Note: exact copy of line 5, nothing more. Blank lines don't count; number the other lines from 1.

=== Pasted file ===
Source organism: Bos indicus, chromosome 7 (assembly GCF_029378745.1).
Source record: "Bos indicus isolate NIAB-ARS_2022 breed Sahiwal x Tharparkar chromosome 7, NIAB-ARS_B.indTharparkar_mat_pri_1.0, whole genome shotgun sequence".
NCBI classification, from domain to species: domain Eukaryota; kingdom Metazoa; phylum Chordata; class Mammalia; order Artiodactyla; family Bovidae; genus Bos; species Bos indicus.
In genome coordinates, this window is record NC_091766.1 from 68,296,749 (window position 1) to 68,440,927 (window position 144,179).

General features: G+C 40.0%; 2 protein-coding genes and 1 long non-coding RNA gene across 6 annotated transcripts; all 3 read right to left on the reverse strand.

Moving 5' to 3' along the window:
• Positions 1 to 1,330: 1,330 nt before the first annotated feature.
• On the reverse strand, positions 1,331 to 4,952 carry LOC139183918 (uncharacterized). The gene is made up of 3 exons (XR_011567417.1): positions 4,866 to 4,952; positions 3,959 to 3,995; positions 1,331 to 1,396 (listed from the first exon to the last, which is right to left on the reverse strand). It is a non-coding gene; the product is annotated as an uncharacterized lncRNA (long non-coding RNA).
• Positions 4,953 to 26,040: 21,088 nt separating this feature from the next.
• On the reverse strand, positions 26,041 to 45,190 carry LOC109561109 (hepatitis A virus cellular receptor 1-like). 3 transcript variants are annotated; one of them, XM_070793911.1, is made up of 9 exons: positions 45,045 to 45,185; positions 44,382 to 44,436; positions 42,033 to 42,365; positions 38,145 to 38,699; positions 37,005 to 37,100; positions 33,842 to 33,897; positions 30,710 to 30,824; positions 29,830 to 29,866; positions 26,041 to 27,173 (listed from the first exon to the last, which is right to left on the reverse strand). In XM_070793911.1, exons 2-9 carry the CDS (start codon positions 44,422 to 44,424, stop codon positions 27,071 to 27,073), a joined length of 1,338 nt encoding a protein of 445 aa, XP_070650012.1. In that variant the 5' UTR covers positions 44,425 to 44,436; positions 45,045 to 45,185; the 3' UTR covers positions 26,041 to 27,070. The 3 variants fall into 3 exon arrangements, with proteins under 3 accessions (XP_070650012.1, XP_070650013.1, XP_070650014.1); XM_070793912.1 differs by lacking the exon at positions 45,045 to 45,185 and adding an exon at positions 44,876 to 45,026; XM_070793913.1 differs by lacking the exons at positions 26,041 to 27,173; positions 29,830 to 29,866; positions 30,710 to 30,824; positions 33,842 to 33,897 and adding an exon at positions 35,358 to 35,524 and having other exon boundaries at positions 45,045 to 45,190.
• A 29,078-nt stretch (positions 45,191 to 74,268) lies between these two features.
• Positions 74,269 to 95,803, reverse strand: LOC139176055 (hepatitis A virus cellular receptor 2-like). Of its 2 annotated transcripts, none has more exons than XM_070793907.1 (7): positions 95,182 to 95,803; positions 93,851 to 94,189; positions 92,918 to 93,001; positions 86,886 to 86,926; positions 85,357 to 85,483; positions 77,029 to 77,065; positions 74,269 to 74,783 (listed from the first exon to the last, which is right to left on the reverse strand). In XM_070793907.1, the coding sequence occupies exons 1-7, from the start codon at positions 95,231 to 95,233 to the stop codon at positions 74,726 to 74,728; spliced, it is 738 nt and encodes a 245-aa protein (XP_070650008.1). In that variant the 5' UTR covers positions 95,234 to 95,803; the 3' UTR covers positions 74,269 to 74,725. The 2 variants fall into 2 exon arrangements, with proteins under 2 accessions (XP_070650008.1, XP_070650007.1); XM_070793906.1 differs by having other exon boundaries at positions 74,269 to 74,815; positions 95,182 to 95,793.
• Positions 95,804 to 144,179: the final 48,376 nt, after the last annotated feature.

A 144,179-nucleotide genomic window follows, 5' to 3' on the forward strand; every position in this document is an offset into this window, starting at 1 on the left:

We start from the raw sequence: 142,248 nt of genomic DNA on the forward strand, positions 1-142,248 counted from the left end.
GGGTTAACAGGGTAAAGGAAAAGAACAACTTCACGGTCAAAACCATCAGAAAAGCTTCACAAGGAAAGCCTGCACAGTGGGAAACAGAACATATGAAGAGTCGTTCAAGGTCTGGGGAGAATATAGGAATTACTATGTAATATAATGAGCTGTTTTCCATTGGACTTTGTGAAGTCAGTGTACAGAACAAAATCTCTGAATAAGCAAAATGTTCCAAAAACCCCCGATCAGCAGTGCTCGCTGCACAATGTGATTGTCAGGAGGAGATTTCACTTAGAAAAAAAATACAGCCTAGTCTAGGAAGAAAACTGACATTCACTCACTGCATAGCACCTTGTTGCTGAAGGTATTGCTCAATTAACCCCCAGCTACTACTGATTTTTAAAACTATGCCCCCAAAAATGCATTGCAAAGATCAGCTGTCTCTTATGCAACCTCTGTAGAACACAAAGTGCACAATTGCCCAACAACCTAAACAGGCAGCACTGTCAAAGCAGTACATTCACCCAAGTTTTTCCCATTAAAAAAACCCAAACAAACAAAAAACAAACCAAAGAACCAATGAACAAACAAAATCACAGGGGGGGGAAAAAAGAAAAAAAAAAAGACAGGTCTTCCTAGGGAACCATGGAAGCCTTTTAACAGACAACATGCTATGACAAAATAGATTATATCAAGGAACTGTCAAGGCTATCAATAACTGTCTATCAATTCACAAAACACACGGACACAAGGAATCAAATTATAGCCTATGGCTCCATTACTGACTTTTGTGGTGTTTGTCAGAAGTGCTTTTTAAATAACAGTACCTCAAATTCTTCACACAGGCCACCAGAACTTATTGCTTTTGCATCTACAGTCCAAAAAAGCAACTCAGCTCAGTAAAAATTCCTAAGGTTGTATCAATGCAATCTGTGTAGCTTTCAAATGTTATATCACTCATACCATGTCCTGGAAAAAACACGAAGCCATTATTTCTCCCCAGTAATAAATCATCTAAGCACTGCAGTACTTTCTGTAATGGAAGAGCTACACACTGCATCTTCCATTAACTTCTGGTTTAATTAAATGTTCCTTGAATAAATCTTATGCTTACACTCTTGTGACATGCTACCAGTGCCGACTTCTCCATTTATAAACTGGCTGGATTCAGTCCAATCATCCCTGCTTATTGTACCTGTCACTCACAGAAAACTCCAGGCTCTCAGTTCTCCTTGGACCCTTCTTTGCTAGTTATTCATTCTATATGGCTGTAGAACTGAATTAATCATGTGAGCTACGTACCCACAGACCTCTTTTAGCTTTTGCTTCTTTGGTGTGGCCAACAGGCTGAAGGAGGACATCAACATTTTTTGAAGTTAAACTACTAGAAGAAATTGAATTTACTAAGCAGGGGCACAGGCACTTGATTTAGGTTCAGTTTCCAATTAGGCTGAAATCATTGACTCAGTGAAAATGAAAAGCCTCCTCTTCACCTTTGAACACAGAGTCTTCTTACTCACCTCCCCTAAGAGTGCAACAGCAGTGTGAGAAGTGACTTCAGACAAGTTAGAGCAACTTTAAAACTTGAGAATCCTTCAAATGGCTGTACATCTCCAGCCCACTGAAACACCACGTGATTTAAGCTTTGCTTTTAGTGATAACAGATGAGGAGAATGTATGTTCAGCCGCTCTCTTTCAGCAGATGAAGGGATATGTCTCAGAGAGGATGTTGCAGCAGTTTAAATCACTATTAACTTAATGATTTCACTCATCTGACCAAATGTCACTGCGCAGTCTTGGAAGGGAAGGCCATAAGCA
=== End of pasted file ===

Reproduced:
General features: G+C 40.0%; 2 protein-coding genes and 1 long non-coding RNA gene across 6 annotated transcripts; all 3 read right to left on the reverse strand.